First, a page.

Presentation on theme: "Abstract Expressionism By: Christy Balewski & Sam Bush."— Presentation transcript:
Abstract Expressionism By: Christy Balewski & Sam Bush
What it is… Abstract Expressionism is a painting movement in which artists typically applied paint rapidly, and with force to their huge canvases in an effort to show feelings and emotions. – non-geometrically, sometimes applying paint with large brushes, and looks as if to be an accident but is really quite planned.
History… European artists began moving to America during WW II. The main result of the new American fascination with Surrealism was the emergence of Abstract Expressionism. Produced in New York roughly between 1940- 1960. Jackson Pollack Ocean Greyness 1953
Made New York the center of the art world, and was often called the “New York School”. Abstract Expressionism was the first art movement to influence artists over seas, rather than vice versa. Artists wanted to establish their independence from European surrealists and other art trends.
Arshile Gorky was the artist to put this movement into motion, because his art ideals were obtained from Surrealism, Picasso, and Miro. Emphasized the depiction of emotion’s rather then objects. Paintings consisted of shapes, lines, and forms meant to create a separate reality from the visual world.
“What was to go on the canvas was not a picture, but an event.” Critic- Harold Rosenberg Hans Hoffman Rising Moon
European Influence European Surrealists obtained their notion of the unconscious mind, from Sigmund Freud. Many Americans at this time, derived Carl Jung’s theory- the “collective unconscious” holds that beneath ones private memories, is a store house of feeling and symbolic thoughts. With all the European influence, Abstract Expressionists sought universal themes within themselves.
Action/Gestural Painting One of the two techniques for Abstract Expressionism was known as Action Painting. – A style of painting which paint is spontaneously dripped, splashed or smeared onto the canvas, rather then being carefully applied. Willem de Kooning- Paris Review 1979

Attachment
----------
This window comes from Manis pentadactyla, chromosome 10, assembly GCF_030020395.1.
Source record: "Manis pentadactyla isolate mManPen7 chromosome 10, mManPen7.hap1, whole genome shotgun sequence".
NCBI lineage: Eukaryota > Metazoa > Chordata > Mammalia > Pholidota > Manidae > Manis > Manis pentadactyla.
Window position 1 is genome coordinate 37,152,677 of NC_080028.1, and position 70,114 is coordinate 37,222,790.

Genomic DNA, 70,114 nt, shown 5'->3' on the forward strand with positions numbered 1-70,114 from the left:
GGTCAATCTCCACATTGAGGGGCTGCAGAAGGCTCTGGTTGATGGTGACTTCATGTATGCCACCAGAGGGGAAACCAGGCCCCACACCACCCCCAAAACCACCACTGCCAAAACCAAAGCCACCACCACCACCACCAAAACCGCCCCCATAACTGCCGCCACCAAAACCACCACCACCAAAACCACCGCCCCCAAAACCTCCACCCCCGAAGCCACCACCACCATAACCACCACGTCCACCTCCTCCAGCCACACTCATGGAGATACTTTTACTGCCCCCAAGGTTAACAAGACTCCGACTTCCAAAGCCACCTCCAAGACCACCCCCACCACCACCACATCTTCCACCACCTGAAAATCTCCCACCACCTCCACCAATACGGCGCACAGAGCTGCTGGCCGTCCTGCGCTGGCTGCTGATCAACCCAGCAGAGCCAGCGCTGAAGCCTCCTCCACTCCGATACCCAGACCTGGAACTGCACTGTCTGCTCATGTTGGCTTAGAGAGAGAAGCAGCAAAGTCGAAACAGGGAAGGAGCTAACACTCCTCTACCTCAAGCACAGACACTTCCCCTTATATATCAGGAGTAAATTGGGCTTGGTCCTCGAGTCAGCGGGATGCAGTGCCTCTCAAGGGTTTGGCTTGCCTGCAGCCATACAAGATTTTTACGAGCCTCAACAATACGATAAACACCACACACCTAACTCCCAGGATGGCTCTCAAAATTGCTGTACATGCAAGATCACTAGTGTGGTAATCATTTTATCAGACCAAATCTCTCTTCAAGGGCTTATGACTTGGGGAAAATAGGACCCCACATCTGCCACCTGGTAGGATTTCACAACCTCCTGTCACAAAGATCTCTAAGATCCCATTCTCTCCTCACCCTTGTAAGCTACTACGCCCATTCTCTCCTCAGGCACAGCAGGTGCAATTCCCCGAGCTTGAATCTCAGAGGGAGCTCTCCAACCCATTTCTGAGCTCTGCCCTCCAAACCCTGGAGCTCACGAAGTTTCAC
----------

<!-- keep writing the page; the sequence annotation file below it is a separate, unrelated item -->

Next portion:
Jackson Pollock (1912-1956) Influenced by Mexican muralist painters, and Surrealism. Canvases were usually on the floor, or the wall where he dripped or poured on the paint. Used knives, sticks, or towels instead of brushes. Occasionally putting sand, broken glass, or other matter, into his paintings. Resulted in direct expression and “Action Painting”.
“I have no fears about making changes, destroying the image… because the painting has a life of its own.” Jackson Pollock
Arshile Gorky (1904-1948) 3 Factors in work of the 1940’s – Intense childhood memories of Armenia, prime subject matter. – Growing interest in Surrealism. – Many discussion with colleagues about Jungian ideas.
Waterfall- Arshile Gorky (1943) The unstructured shapes, and drips of paint hint at the fluidity of the Waterfall.
Willem de Kooning A pioneer in Abstract Expressionism. Tried to capture energy and emotion through Action Painting. Alternated between abstract and figural painting. Blended traditional forms, with a sense of uncertainty.
Franz Kline (1910-1962) His works around 1946 had a Cubist structure, or were abstract. Around 1950, he made large calligraphic paintings in black and white. In 1958, Kline introduced color in some of his works.
Color Field/Chromatic Painting The Second Type of Abstract Expressionism paintings. Paintings with solid area of color covering the whole canvas. Meant to be seen up close, so the viewer is immersed in color.
Mark Rothko (1903-1970) Asymmetrical blocks of color, and painted the edges of his canvases, then displayed them without frames. Titles were unimaginative leaving the interpretation up to the viewer.
Sculptures David Smith is one of the most famous Abstract Expressionism sculptor’s He created large, steel geometric sculptors His motivations were similar to that of the painters His most famous sculptors are his Cubi series